A few months ago I was interviewed for an article on job search. When I explained to the Sacramento Bee journalist that there’s no magic formula for getting a job during a recession, she seemed disappointed. I wasn’t surprised, because I often get the same response from clients and potential clients. They’re hoping I’ll perform a little sorcery, a sleight of hand, a wave of the wand that will usher them into the realm of super hero job seekers. When I tell them I don’t have that kind of magic, I see their shoulders slump and their eyes glaze over. They often revive a bit, however, when I guarantee them that they have this magic inside of them, and can access it when they begin to work from the inside out, rather than the other way around.
I’m a dedicated believer in what I call “inside-out” job search, which means focusing more on who you need to be during the process rather than on facts you need to know. Certainly, facts are important, but there’s a wealth of job search techniques and strategies available from gifted teachers, great writers, and accessible websites. I gently push clients to take an active role in gathering this information, and ultimately they decide what they want to do with it, after we’ve sorted through it together. This frees us up to concentrate on the inside stuff, the stuff from which magic arises: cultivating optimism, resilience, courage, imagination, responsibility, wisdom, and joy, and transforming limiting patterns and beliefs.
It is truly magical when clients search for a job from this perspective. Serendipity shows up as a welcome companion. Clients start to trust themselves. They feel more magnanimous. Their lives improve. And guess what? They get jobs. Seeing clients getting jobs right now helps me understand that all the fear and emphasis on what you “should” or “must” do to find a job in this climate is highly overrated.
Sometimes, of course, people insist on the quick tip that will catapult them past the competition. Several years ago, when I told a client there weren’t any quick answers and instead encouraged him to read a highly regarded book on job search, he snapped back, “I don’t want to do that. That’s what I come to you for. I just want you to tell me what to do.” Clearly, he was anxious and burned out, so I assured him that we could work together to create a better “inside” place for him from which to proceed. He rolled his eyes when I said that, and not surprisingly, didn’t stick around much longer.
Those who have stuck around, however, have taught me a whole lot about who you need to be during a job search, which is what I tried to tell the journalist last November. Since it didn’t make it into the newspaper, I’ve tried to capture what I’ve learned below. As you read through the list, notice that we all have the capacity to develop these qualities, and in uncertain times they are sometimes the only things we do have control over.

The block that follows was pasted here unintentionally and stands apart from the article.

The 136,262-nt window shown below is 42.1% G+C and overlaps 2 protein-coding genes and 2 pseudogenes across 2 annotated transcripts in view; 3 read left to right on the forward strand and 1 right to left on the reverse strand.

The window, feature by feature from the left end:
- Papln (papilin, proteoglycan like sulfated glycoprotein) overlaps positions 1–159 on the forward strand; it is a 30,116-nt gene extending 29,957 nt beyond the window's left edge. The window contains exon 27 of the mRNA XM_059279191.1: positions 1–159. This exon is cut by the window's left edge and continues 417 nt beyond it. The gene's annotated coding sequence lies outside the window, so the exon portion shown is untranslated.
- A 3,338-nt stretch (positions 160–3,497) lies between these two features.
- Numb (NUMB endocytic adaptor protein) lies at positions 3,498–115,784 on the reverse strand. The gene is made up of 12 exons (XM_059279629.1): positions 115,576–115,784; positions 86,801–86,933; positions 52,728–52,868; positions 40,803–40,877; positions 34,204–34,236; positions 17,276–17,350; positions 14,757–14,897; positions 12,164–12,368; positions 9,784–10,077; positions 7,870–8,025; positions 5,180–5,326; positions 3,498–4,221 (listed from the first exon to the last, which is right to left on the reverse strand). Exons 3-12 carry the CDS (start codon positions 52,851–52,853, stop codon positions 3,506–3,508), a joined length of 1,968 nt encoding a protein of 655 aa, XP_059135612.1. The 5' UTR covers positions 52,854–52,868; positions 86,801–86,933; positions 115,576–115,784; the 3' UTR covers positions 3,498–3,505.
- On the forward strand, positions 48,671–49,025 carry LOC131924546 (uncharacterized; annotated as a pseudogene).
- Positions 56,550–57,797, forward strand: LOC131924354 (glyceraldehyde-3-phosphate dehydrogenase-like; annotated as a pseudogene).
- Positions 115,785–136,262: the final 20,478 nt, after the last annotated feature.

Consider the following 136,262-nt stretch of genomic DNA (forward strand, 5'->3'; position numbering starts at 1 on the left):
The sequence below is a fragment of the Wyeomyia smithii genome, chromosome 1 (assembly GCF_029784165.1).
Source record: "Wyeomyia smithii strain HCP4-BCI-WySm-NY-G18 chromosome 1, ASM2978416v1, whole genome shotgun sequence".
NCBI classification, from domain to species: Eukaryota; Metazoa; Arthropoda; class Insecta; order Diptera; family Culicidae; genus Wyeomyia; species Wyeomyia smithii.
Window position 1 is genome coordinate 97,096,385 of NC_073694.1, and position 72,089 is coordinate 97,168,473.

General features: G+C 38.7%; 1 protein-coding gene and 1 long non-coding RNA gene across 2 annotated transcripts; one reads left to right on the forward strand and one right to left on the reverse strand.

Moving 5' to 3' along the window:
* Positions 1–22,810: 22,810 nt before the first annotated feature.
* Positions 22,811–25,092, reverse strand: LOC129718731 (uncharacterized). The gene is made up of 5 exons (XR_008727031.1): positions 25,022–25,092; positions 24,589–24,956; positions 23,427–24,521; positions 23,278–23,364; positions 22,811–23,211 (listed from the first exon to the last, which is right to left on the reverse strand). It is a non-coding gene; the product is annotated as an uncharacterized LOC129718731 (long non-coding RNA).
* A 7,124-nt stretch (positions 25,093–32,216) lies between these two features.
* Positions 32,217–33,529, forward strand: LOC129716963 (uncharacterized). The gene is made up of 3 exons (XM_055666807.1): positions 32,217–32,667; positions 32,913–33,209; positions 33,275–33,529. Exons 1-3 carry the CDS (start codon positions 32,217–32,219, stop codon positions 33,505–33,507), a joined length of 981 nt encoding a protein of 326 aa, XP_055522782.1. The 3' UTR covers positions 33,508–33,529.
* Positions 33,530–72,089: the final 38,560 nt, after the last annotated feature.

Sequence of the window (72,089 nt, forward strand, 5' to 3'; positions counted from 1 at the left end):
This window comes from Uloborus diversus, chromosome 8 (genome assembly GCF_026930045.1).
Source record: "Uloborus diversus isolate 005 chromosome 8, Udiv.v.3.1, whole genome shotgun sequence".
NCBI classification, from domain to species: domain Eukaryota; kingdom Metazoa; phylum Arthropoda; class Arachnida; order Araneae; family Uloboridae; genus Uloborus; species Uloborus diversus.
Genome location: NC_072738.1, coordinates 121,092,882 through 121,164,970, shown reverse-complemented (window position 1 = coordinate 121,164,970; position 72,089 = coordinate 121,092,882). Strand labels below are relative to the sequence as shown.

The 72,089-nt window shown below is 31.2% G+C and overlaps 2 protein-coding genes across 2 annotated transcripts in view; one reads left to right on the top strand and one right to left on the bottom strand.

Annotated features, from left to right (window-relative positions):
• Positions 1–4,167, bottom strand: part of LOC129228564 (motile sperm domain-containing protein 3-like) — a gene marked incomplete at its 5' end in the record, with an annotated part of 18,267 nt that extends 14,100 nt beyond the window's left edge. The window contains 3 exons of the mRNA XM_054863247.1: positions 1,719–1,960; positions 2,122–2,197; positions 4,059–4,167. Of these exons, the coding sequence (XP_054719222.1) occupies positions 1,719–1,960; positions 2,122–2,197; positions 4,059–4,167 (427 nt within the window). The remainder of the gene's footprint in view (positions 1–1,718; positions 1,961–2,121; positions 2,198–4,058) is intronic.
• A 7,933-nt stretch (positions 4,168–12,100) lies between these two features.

Okay, here’s what I’ve observed during good times and bad about people who are successful at job search:
- They surround themselves with supportive people and readily ask for help
- They are good at advocating for themselves and telling the truth
- They can balance optimism and realism to weather difficult times
- They take care of themselves physically and emotionally
- They let go of things they have no control over
- They don’t wait until everything is perfect to take action
- They identify their “shoulds” and make conscious efforts to move beyond them
- They are creative thinkers and can almost always come up with workable solutions when they feel squeezed, such as getting housemates, pooling resources, taking on part-time or consulting work, or starting small sideline businesses
- They reach out and connect with people, either in person or virtually. You might say they’re good at networking, but the term doesn’t quite fit, because they listen just as much as talk. They practice empathy and understand the inherent value of each person’s story. Their frame of mind is just as likely to be, “how can I help this person?” as “how can this person help me?”
- They make an effort to know their neighbors and seek a sense of community where they live
- They are involved in interests, hobbies, and activities that may have nothing to do with work: art, yoga, music, dance, karate, literature, food, poetry, writing, and book clubs, to name a few
- They limit their access to news media because they know it’s driven by ratings, and catastrophic stories are the ones that get the best ratings
- They often have some sort of centering practice or spiritual foundation
- They volunteer for causes they care about: the environment, children, women, LGBT, homeless, animals, and political campaigns, to name a few
- They appreciate the small moments of life and make an effort to live in the now
As I look over this list, a theme rises to the top for me: these individuals are actively building the world they want to live in, and their job search is an outgrowth of that. I am truly inspired by such people, and if you are too, why not start now to concentrate on becoming more of the person you need to be, whether you’re searching for a job or not?